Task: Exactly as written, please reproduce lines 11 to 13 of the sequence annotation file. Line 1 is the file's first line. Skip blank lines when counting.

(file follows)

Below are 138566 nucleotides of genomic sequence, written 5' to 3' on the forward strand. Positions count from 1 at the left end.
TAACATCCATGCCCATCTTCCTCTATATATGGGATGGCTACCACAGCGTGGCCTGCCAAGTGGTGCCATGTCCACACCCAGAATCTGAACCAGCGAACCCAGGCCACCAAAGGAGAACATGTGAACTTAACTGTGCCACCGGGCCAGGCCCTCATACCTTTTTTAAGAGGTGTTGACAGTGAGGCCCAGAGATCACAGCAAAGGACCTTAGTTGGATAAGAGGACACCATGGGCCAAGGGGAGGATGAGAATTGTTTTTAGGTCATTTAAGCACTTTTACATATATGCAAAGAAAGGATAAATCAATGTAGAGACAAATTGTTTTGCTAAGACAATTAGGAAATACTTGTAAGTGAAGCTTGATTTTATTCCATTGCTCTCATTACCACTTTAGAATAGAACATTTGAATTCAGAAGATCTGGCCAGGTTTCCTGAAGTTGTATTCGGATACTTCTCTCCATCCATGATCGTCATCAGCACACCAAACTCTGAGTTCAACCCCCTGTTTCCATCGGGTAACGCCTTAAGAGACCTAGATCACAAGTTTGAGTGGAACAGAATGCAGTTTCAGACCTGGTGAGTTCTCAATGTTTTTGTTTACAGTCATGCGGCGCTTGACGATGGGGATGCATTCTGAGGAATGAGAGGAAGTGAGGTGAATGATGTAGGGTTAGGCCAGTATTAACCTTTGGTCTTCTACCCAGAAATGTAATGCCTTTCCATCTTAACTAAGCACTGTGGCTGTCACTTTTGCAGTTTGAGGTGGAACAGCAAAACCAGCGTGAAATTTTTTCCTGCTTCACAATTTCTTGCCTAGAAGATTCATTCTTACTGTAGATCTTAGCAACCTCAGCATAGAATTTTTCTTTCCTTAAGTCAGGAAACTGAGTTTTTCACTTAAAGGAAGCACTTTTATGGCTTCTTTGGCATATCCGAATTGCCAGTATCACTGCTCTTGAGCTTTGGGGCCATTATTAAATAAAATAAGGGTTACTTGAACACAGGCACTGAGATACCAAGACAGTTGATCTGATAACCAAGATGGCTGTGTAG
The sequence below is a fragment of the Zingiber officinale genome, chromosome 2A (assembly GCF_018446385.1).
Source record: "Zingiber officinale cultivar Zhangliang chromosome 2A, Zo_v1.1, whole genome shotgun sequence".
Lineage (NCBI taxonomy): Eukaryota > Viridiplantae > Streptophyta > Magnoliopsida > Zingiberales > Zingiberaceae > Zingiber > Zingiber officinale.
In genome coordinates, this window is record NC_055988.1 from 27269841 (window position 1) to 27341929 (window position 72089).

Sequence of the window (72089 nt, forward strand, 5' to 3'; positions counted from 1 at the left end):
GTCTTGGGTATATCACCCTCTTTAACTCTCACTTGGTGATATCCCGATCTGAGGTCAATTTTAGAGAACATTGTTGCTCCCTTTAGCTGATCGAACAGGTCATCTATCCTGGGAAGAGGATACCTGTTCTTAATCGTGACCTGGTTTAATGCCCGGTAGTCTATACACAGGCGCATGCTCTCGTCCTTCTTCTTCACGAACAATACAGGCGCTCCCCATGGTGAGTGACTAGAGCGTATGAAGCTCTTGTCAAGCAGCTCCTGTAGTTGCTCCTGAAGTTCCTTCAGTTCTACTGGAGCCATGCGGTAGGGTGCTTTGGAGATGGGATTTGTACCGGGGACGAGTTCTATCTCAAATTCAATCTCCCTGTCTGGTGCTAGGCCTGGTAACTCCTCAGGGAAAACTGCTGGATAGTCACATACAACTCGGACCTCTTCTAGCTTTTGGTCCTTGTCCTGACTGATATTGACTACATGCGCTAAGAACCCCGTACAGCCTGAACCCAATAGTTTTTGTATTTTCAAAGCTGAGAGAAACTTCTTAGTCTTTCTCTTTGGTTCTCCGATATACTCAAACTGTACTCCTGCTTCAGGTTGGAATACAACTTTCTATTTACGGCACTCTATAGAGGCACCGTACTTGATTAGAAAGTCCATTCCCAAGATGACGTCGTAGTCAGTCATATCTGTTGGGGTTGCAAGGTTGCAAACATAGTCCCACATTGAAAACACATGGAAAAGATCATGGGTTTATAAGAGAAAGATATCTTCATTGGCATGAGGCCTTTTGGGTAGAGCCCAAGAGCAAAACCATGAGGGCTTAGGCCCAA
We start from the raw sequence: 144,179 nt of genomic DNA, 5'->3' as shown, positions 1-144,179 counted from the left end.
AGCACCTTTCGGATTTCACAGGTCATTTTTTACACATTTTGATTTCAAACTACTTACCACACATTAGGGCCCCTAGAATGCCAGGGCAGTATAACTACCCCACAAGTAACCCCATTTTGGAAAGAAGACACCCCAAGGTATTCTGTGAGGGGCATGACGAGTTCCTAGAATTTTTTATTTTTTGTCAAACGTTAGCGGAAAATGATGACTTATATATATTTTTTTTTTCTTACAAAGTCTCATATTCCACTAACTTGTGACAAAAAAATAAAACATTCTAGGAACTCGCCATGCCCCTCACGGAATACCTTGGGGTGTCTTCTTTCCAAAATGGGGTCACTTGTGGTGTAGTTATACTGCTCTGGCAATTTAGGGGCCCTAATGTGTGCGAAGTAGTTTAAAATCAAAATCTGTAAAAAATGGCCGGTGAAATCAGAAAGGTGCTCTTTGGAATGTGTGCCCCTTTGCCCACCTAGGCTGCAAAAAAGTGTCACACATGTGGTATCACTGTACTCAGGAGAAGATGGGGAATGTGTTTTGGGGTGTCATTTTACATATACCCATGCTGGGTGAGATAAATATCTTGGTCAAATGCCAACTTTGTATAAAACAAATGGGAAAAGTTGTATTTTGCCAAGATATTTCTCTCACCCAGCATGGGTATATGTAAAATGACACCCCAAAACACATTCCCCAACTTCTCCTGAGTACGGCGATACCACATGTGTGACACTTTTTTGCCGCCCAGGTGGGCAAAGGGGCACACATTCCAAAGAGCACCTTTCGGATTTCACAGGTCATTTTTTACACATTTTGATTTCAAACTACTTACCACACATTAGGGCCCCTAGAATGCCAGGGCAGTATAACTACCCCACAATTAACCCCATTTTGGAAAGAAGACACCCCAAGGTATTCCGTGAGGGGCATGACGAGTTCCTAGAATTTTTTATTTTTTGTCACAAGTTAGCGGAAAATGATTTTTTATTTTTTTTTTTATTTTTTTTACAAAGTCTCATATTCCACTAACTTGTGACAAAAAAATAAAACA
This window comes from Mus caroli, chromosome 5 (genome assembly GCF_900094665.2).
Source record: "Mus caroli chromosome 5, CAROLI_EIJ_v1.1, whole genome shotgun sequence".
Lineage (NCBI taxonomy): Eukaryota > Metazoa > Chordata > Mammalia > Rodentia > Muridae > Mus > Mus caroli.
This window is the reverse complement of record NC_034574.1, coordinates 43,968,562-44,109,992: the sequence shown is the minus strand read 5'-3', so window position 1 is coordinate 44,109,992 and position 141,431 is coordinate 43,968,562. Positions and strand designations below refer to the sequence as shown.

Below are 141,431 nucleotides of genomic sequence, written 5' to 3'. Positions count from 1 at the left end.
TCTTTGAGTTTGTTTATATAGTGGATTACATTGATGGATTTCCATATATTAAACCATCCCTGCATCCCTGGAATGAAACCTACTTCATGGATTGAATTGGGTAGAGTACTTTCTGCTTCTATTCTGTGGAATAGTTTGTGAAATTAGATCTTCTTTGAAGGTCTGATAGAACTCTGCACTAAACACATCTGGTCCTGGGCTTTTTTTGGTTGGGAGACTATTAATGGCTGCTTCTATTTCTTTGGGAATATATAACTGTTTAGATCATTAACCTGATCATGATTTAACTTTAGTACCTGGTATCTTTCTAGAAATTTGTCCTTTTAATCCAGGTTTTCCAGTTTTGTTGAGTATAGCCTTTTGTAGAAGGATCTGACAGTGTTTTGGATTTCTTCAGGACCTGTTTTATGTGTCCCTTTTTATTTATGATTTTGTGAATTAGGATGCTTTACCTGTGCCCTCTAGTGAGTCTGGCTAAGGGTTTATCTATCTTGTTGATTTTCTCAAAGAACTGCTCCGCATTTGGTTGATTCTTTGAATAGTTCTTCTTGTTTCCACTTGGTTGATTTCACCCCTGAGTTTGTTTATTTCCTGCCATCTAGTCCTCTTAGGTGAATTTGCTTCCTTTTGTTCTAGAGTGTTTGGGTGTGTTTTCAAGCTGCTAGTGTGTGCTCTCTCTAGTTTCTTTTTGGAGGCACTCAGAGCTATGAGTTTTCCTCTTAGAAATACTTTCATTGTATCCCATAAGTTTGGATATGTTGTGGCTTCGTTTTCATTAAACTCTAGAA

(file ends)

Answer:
This window comes from Mus caroli, chromosome 5 (genome assembly GCF_900094665.2).
Source record: "Mus caroli chromosome 5, CAROLI_EIJ_v1.1, whole genome shotgun sequence".
Lineage (NCBI taxonomy): Eukaryota > Metazoa > Chordata > Mammalia > Rodentia > Muridae > Mus > Mus caroli.